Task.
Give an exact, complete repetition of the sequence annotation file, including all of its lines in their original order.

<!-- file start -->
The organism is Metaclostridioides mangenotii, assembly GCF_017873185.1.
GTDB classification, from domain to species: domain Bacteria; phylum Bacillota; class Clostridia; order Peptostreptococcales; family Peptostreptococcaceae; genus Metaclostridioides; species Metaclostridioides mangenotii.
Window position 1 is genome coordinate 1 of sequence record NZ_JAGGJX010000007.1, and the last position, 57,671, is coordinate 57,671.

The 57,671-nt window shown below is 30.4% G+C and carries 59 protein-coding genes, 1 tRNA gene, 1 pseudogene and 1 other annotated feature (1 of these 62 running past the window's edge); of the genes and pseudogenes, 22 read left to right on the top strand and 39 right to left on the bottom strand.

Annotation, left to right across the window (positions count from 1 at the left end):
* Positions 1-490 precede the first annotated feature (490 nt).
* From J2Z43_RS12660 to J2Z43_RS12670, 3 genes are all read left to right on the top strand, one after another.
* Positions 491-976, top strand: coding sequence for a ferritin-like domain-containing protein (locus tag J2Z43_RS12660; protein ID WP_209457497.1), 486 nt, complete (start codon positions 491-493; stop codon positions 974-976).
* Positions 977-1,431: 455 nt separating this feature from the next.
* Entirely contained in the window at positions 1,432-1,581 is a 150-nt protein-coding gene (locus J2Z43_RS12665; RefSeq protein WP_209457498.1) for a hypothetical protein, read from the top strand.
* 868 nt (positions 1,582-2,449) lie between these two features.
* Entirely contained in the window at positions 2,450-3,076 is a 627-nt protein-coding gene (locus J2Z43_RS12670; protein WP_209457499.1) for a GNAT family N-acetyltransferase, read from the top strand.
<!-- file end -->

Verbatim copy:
The organism is Metaclostridioides mangenotii, assembly GCF_017873185.1.
GTDB classification, from domain to species: domain Bacteria; phylum Bacillota; class Clostridia; order Peptostreptococcales; family Peptostreptococcaceae; genus Metaclostridioides; species Metaclostridioides mangenotii.
Window position 1 is genome coordinate 1 of sequence record NZ_JAGGJX010000007.1, and the last position, 57,671, is coordinate 57,671.

The 57,671-nt window shown below is 30.4% G+C and carries 59 protein-coding genes, 1 tRNA gene, 1 pseudogene and 1 other annotated feature (1 of these 62 running past the window's edge); of the genes and pseudogenes, 22 read left to right on the top strand and 39 right to left on the bottom strand.

Annotation, left to right across the window (positions count from 1 at the left end):
* Positions 1-490 precede the first annotated feature (490 nt).
* From J2Z43_RS12660 to J2Z43_RS12670, 3 genes are all read left to right on the top strand, one after another.
* Positions 491-976, top strand: coding sequence for a ferritin-like domain-containing protein (locus tag J2Z43_RS12660; protein ID WP_209457497.1), 486 nt, complete (start codon positions 491-493; stop codon positions 974-976).
* Positions 977-1,431: 455 nt separating this feature from the next.
* Entirely contained in the window at positions 1,432-1,581 is a 150-nt protein-coding gene (locus J2Z43_RS12665; RefSeq protein WP_209457498.1) for a hypothetical protein, read from the top strand.
* 868 nt (positions 1,582-2,449) lie between these two features.
* Entirely contained in the window at positions 2,450-3,076 is a 627-nt protein-coding gene (locus J2Z43_RS12670; protein WP_209457499.1) for a GNAT family N-acetyltransferase, read from the top strand.